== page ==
(I could launch off into a long rave at this point, but let it suffice to say that I am highly skeptical of any news from Zimbabwe.  Gosh, “news from Zimbabwe” is nearly as ridiculous as the bogus prattling from “The New York Times!”)

However I was alerted to the fact the news of snow in Zimbabwe might be real when I heard that the Zimbabwe government said it was a hoax. Sad to say, what some governments say is, isn’t, and what they say isn’t, is.

Also the web has become so all-pervasive that even in fourth-world situations people “tweet” and “Facebook.” Images began to appear on the web, just as they did from Saudi Arabia and Kuwait last January. (Even the most strict government censorship hasn’t yet stopped the posting of images of local landscapes.)

Now, in the tropics so-called “snow” is rarely the fluffy stuff we know in the north. In fact it is usually hail. However a tropical thunderstorm’s hail is common enough to attract little notice, and usually is melted away in an hour or two. What attracts notice, and is called “snow”, is more like we would call “sleet”,  and usually falls in a narrow band associated with a thunderstorm, (a quarter mile wide or so). In Zimbabwe the band was miles across, and, as was the case in Kuwait last winter, had not been seen before in the living memory of the oldest resident. It was what Alarmists like to call “unprecedented.”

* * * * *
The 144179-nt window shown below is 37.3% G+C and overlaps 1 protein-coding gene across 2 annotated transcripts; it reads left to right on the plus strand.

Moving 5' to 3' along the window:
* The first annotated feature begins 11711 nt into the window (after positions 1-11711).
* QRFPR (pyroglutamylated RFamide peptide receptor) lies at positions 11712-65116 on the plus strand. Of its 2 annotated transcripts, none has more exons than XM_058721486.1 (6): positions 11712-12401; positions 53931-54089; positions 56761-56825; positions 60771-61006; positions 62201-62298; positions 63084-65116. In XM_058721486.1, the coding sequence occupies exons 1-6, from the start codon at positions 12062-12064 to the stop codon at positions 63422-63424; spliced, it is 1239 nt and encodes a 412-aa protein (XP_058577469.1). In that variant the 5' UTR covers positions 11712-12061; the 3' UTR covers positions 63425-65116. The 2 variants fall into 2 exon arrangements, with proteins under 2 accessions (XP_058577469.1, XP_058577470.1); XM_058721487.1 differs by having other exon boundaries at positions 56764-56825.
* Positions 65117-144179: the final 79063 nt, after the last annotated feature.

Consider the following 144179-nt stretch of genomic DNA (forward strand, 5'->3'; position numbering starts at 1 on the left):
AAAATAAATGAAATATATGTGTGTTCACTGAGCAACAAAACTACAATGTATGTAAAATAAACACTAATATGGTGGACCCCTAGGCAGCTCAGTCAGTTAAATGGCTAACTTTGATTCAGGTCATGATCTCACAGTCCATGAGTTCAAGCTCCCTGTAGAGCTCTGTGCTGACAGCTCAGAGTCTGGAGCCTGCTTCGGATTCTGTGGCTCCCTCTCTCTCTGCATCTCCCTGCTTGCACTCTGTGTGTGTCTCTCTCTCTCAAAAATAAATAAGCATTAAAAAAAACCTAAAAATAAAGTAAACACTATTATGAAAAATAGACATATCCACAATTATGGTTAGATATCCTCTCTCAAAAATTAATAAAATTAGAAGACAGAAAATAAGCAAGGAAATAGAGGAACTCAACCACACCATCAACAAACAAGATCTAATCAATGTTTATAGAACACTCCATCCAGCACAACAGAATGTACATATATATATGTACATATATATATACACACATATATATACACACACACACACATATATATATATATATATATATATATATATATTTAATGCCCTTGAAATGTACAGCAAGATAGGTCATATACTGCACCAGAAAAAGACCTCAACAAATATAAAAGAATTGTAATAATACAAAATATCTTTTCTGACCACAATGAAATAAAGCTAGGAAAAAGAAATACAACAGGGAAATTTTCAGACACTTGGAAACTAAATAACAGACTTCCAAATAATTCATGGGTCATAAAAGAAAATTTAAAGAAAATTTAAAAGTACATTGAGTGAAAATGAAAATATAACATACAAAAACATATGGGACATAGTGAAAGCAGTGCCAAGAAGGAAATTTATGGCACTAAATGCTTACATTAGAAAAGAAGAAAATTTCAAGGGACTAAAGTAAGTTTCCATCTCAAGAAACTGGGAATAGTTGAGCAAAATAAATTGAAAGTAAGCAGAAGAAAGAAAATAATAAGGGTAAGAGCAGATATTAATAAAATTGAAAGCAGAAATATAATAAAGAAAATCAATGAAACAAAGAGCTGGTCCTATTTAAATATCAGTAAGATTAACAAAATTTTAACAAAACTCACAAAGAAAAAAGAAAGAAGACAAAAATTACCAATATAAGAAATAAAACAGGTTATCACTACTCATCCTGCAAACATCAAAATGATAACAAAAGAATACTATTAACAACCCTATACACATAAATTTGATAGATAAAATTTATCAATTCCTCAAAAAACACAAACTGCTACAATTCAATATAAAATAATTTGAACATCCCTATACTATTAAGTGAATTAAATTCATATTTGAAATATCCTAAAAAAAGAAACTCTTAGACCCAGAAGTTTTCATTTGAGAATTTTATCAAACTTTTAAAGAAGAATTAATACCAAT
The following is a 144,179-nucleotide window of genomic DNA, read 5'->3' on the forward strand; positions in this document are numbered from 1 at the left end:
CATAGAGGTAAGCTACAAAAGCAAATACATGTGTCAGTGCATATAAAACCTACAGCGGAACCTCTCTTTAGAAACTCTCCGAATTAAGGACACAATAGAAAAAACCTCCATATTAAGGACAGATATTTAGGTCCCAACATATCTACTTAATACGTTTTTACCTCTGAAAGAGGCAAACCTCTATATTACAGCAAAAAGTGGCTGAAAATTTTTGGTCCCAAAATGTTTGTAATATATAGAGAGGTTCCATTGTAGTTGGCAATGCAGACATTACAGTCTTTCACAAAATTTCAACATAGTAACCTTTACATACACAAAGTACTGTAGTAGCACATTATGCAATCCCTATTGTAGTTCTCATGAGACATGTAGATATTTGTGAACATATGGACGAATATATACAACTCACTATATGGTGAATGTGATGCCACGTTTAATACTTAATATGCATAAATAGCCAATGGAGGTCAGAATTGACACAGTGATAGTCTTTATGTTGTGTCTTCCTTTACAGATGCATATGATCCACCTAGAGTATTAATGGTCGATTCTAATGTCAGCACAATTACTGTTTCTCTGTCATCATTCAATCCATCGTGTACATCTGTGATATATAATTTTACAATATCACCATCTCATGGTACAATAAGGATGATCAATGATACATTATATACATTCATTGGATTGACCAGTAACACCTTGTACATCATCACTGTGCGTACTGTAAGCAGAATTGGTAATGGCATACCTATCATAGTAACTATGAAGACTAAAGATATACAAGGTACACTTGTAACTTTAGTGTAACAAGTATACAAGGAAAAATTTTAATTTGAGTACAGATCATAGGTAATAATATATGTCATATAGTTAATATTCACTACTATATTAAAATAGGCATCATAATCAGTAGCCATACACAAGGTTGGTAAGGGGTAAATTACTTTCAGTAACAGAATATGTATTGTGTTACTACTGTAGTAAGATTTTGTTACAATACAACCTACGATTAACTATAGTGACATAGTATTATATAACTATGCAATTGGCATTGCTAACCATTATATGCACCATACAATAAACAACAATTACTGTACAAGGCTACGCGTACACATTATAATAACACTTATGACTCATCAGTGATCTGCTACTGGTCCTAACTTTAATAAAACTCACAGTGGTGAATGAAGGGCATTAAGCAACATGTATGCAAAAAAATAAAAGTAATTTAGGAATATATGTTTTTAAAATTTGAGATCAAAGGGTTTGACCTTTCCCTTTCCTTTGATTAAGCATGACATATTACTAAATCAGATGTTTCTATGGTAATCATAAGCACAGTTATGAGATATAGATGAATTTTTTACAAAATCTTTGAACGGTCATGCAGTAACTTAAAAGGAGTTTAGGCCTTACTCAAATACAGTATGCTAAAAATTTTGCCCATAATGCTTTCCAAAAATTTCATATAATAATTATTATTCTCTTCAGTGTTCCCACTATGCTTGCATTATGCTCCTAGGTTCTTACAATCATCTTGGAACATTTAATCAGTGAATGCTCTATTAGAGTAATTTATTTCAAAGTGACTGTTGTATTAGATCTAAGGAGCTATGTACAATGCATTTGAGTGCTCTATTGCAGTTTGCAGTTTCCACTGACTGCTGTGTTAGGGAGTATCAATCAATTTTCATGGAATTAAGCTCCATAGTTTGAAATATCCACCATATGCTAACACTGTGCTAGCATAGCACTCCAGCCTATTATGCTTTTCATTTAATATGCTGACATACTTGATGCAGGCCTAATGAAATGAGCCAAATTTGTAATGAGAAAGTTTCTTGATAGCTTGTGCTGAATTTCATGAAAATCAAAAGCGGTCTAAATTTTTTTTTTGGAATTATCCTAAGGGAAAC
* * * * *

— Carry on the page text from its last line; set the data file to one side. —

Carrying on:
Out at the edge of the band we see tweets of people snapping pictures with cell phone of slightly whitened patches of ground. Zim 2 snow4Then, as we move towards the middle of the band, the accumulation gets thick enough to scoop up handfuls. It was thick enough to remove some leaves from some trees.

Zim 3 CjmJwGTWEAAWzJb

Towards the middle of the band the snow-sleet-hail was a foot thick, and travel was difficult, even as it all melted to slush in the tropical heat.

Zim 4 BBtBBdp